Sidelined in the corridors of power

2010-10-23 16:42

Ian Scott is a University of Cape Town professor working on an idea to replace three-year ­bachelor’s degrees with four-year ones. His proposals are based on solid research and years of experience with under-prepared students at a ­premier university.

When I first joined the ­parliamentary committee on higher education and training I suggested that we examine Scott’s idea.

After forwarding the issue twice and having it ignored; the chairperson of the parliamentary committee, Marius Fransman, once remarked that he was not inclined to give me the floor ­because of what I had said about him in the press, as if that was relevant.

Undeterred, I put forward the issue once again – this time in writing – but to no avail.

It was abundantly clear that there was no process at all for MPs to get proposals placed on the agenda of a committee that exercises oversight over the ministry responsible for higher education.

But there is a deeper issue at play here: instead of parliamentary ­committees being the instruments for the cause of holding government to account they become handmaidens to government?and soft-peddle difficult issues, rubber-stamp ministerial requests and massage agendas ­behind the scenes.

The reason for the inability of the committee to do what is required by the Constitution is the supremacy of the ANC’s solidarity requirements, which suffocate good ideas and ­initiatives that benefit the nation, and sideline ­common-sense pragmatism.

The absence of parliamentary committee process is the space in which this ANC solidarity thrives and all manner of political bullying flourishes.

Here’s but one example: Gwebs Qonde is a senior official of the South African Communist Party and is a ­political advisor to Higher Education Minister Blade Nzimande.

An appointed official, he occasionally sits in as an observer.

He may not formally speak or vote but the latitude for informal influence is vast.

The first time I met Qonde, he ­approached me and berated me for abandoning my so-called “progressive credentials”.

The second encounter was worse: addressing me as a wielder of a “big stick” for ­expressing my views on Nzimande in the press, Qonde accused me of being “over the top”.

But it was the third encounter where the gloves came off: Qonde told me that I was an ­obstacle to the achievement of our class goals.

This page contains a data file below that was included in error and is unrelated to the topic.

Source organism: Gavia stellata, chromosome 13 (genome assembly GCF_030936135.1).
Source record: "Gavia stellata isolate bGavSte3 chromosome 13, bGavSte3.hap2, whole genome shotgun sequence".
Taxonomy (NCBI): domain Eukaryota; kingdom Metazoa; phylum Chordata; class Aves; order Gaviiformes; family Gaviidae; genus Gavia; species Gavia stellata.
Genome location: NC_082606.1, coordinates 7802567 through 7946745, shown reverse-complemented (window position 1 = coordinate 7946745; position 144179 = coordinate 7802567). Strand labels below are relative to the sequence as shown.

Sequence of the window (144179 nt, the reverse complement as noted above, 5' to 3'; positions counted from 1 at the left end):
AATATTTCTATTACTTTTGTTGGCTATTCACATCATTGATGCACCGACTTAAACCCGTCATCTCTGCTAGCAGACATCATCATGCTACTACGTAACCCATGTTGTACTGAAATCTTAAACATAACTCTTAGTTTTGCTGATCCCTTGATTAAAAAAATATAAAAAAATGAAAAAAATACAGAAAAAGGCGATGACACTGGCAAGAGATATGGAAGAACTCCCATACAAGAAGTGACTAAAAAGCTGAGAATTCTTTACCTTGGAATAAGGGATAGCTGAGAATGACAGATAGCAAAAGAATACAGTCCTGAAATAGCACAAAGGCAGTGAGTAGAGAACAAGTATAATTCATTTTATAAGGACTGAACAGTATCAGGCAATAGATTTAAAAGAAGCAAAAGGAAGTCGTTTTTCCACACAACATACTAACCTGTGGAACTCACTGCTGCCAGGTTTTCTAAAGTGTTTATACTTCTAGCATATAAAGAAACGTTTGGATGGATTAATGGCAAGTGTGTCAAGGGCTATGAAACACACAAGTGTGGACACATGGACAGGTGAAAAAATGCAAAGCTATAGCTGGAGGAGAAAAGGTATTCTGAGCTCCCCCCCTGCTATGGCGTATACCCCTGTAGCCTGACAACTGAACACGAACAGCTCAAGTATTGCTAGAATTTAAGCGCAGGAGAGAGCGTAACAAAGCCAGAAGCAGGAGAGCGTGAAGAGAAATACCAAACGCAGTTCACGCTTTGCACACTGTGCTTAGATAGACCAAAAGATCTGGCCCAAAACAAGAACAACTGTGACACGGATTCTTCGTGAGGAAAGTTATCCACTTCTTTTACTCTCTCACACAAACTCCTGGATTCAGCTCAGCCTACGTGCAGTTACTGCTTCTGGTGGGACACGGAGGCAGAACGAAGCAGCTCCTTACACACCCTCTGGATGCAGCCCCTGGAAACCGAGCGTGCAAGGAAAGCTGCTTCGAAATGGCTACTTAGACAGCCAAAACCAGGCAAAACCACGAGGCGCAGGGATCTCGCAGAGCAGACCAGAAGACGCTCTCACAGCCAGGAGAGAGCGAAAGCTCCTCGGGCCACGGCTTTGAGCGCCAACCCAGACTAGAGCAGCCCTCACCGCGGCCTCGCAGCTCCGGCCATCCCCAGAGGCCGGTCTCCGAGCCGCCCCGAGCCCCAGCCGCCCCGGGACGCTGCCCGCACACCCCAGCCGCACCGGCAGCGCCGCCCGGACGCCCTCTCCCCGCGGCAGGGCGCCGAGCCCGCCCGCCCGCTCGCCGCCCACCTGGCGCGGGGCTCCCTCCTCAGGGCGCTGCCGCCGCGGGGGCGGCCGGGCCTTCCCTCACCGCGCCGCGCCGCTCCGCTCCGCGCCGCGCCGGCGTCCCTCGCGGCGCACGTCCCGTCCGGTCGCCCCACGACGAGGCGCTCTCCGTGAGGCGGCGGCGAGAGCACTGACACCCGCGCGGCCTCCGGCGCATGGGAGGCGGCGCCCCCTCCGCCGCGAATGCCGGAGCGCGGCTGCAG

I was a counter-revolutionary defending the interests of the ­dominant classes.

I retorted that our goal was to defend the Constitution and not the class interests of some.

He revealed his hand by saying that our governing document was itself an obstacle to socialism. So there you have it.

Then there is Nzimande himself.

Former higher education director-general Mary Metcalfe brought three bills before the parliamentary committee, saying it was unnecessary to have public hearings as they were merely of a technical nature, transferring ­responsibilities from the old ­department to the new.

True for one of the bills, but the ­others went far beyond technical changes to compel foreign higher ­education institutions to register with our qualifications authorities and, on the other, give Nzimande control over our further education and training (FET) colleges for its own sake.

No proper public hearings were held and the bills were not gazetted. Legal advice to us was to post strong ­comment and oppose the most ­egregious of the bills in Parliament. ­After a caucus discussion, we did.

Nzimande hit back. Among my sins were that I did not send him an apology for not attending his FET college summit.

I sent Nzimande a note saying that he was wrong and unkind as the reason for my absence was a scheduled visit to the hospital. The minister nodded his head as if to apologise.

But I misread the gesture. The next day he repeated his remarks as if ­nothing had happened.

»  James is an MP who currently serves as the country’s shadow minister of basic education

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